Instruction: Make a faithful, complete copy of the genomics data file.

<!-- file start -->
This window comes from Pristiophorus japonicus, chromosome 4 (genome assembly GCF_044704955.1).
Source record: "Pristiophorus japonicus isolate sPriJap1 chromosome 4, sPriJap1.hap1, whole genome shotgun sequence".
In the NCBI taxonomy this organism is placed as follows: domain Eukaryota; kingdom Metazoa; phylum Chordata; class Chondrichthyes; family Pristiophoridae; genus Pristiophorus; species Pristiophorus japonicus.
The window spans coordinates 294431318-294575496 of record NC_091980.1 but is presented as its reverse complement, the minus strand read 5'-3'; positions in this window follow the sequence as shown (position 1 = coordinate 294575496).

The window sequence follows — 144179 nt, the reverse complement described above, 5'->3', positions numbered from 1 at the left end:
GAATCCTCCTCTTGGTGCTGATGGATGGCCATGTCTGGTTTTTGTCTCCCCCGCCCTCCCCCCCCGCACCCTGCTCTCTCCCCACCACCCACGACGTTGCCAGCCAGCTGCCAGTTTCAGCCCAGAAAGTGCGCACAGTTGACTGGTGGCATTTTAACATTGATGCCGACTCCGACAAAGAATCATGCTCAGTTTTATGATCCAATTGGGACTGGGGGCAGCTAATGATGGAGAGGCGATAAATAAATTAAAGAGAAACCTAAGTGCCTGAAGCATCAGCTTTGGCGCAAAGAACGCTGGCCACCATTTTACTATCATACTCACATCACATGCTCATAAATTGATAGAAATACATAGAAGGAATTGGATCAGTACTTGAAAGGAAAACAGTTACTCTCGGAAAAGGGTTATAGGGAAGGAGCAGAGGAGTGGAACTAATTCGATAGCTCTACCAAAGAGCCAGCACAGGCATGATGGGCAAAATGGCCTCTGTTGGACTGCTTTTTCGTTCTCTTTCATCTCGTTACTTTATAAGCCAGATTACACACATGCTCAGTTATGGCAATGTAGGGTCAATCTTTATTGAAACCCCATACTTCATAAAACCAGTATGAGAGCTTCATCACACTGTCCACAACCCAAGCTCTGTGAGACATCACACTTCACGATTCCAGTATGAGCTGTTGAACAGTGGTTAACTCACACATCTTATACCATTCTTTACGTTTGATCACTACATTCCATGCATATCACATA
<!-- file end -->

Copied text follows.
This window comes from Pristiophorus japonicus, chromosome 4 (genome assembly GCF_044704955.1).
Source record: "Pristiophorus japonicus isolate sPriJap1 chromosome 4, sPriJap1.hap1, whole genome shotgun sequence".
In the NCBI taxonomy this organism is placed as follows: domain Eukaryota; kingdom Metazoa; phylum Chordata; class Chondrichthyes; family Pristiophoridae; genus Pristiophorus; species Pristiophorus japonicus.
The window spans coordinates 294431318-294575496 of record NC_091980.1 but is presented as its reverse complement, the minus strand read 5'-3'; positions in this window follow the sequence as shown (position 1 = coordinate 294575496).

The window sequence follows — 144179 nt, the reverse complement described above, 5'->3', positions numbered from 1 at the left end:
GAATCCTCCTCTTGGTGCTGATGGATGGCCATGTCTGGTTTTTGTCTCCCCCGCCCTCCCCCCCCGCACCCTGCTCTCTCCCCACCACCCACGACGTTGCCAGCCAGCTGCCAGTTTCAGCCCAGAAAGTGCGCACAGTTGACTGGTGGCATTTTAACATTGATGCCGACTCCGACAAAGAATCATGCTCAGTTTTATGATCCAATTGGGACTGGGGGCAGCTAATGATGGAGAGGCGATAAATAAATTAAAGAGAAACCTAAGTGCCTGAAGCATCAGCTTTGGCGCAAAGAACGCTGGCCACCATTTTACTATCATACTCACATCACATGCTCATAAATTGATAGAAATACATAGAAGGAATTGGATCAGTACTTGAAAGGAAAACAGTTACTCTCGGAAAAGGGTTATAGGGAAGGAGCAGAGGAGTGGAACTAATTCGATAGCTCTACCAAAGAGCCAGCACAGGCATGATGGGCAAAATGGCCTCTGTTGGACTGCTTTTTCGTTCTCTTTCATCTCGTTACTTTATAAGCCAGATTACACACATGCTCAGTTATGGCAATGTAGGGTCAATCTTTATTGAAACCCCATACTTCATAAAACCAGTATGAGAGCTTCATCACACTGTCCACAACCCAAGCTCTGTGAGACATCACACTTCACGATTCCAGTATGAGCTGTTGAACAGTGGTTAACTCACACATCTTATACCATTCTTTACGTTTGATCACTACATTCCATGCATATCACATA